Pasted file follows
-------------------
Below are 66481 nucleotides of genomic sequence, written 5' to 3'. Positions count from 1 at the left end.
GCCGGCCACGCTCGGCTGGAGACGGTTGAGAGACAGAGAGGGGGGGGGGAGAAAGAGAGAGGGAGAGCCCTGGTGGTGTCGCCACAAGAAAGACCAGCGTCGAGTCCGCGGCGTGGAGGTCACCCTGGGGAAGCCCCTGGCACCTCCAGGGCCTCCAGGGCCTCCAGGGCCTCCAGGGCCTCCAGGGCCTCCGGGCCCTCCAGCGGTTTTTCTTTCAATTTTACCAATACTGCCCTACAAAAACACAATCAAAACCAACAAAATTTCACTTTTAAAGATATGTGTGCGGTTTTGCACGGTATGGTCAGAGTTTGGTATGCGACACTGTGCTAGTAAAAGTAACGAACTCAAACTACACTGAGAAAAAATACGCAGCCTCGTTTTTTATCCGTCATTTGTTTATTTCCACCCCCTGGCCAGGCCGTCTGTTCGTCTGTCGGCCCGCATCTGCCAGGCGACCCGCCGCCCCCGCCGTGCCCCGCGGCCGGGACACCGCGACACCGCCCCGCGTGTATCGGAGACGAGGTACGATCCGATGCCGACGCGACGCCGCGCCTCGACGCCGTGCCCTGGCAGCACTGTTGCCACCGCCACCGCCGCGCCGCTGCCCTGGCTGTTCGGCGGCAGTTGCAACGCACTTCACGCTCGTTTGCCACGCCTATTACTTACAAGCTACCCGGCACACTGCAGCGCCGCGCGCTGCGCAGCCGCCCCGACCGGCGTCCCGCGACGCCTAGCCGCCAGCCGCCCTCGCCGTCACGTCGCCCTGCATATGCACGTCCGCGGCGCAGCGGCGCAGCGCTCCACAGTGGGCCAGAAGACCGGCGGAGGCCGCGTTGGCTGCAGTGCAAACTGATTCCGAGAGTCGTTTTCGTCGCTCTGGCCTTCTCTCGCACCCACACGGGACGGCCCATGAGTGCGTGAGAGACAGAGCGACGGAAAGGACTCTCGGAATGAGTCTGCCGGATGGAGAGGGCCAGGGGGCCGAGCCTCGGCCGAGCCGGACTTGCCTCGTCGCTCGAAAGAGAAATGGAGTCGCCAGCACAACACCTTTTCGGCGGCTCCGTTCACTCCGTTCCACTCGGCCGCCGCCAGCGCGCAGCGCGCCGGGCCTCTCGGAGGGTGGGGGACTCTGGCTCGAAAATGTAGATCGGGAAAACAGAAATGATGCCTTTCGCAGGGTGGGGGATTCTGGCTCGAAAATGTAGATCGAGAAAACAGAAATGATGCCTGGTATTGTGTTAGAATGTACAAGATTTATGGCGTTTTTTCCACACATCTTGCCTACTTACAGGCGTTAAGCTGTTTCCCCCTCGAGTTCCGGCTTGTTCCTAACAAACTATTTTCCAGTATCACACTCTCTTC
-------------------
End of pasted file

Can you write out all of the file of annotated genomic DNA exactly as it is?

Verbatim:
Below are 66481 nucleotides of genomic sequence, written 5' to 3'. Positions count from 1 at the left end.
GCCGGCCACGCTCGGCTGGAGACGGTTGAGAGACAGAGAGGGGGGGGGGAGAAAGAGAGAGGGAGAGCCCTGGTGGTGTCGCCACAAGAAAGACCAGCGTCGAGTCCGCGGCGTGGAGGTCACCCTGGGGAAGCCCCTGGCACCTCCAGGGCCTCCAGGGCCTCCAGGGCCTCCAGGGCCTCCAGGGCCTCCGGGCCCTCCAGCGGTTTTTCTTTCAATTTTACCAATACTGCCCTACAAAAACACAATCAAAACCAACAAAATTTCACTTTTAAAGATATGTGTGCGGTTTTGCACGGTATGGTCAGAGTTTGGTATGCGACACTGTGCTAGTAAAAGTAACGAACTCAAACTACACTGAGAAAAAATACGCAGCCTCGTTTTTTATCCGTCATTTGTTTATTTCCACCCCCTGGCCAGGCCGTCTGTTCGTCTGTCGGCCCGCATCTGCCAGGCGACCCGCCGCCCCCGCCGTGCCCCGCGGCCGGGACACCGCGACACCGCCCCGCGTGTATCGGAGACGAGGTACGATCCGATGCCGACGCGACGCCGCGCCTCGACGCCGTGCCCTGGCAGCACTGTTGCCACCGCCACCGCCGCGCCGCTGCCCTGGCTGTTCGGCGGCAGTTGCAACGCACTTCACGCTCGTTTGCCACGCCTATTACTTACAAGCTACCCGGCACACTGCAGCGCCGCGCGCTGCGCAGCCGCCCCGACCGGCGTCCCGCGACGCCTAGCCGCCAGCCGCCCTCGCCGTCACGTCGCCCTGCATATGCACGTCCGCGGCGCAGCGGCGCAGCGCTCCACAGTGGGCCAGAAGACCGGCGGAGGCCGCGTTGGCTGCAGTGCAAACTGATTCCGAGAGTCGTTTTCGTCGCTCTGGCCTTCTCTCGCACCCACACGGGACGGCCCATGAGTGCGTGAGAGACAGAGCGACGGAAAGGACTCTCGGAATGAGTCTGCCGGATGGAGAGGGCCAGGGGGCCGAGCCTCGGCCGAGCCGGACTTGCCTCGTCGCTCGAAAGAGAAATGGAGTCGCCAGCACAACACCTTTTCGGCGGCTCCGTTCACTCCGTTCCACTCGGCCGCCGCCAGCGCGCAGCGCGCCGGGCCTCTCGGAGGGTGGGGGACTCTGGCTCGAAAATGTAGATCGGGAAAACAGAAATGATGCCTTTCGCAGGGTGGGGGATTCTGGCTCGAAAATGTAGATCGAGAAAACAGAAATGATGCCTGGTATTGTGTTAGAATGTACAAGATTTATGGCGTTTTTTCCACACATCTTGCCTACTTACAGGCGTTAAGCTGTTTCCCCCTCGAGTTCCGGCTTGTTCCTAACAAACTATTTTCCAGTATCACACTCTCTTC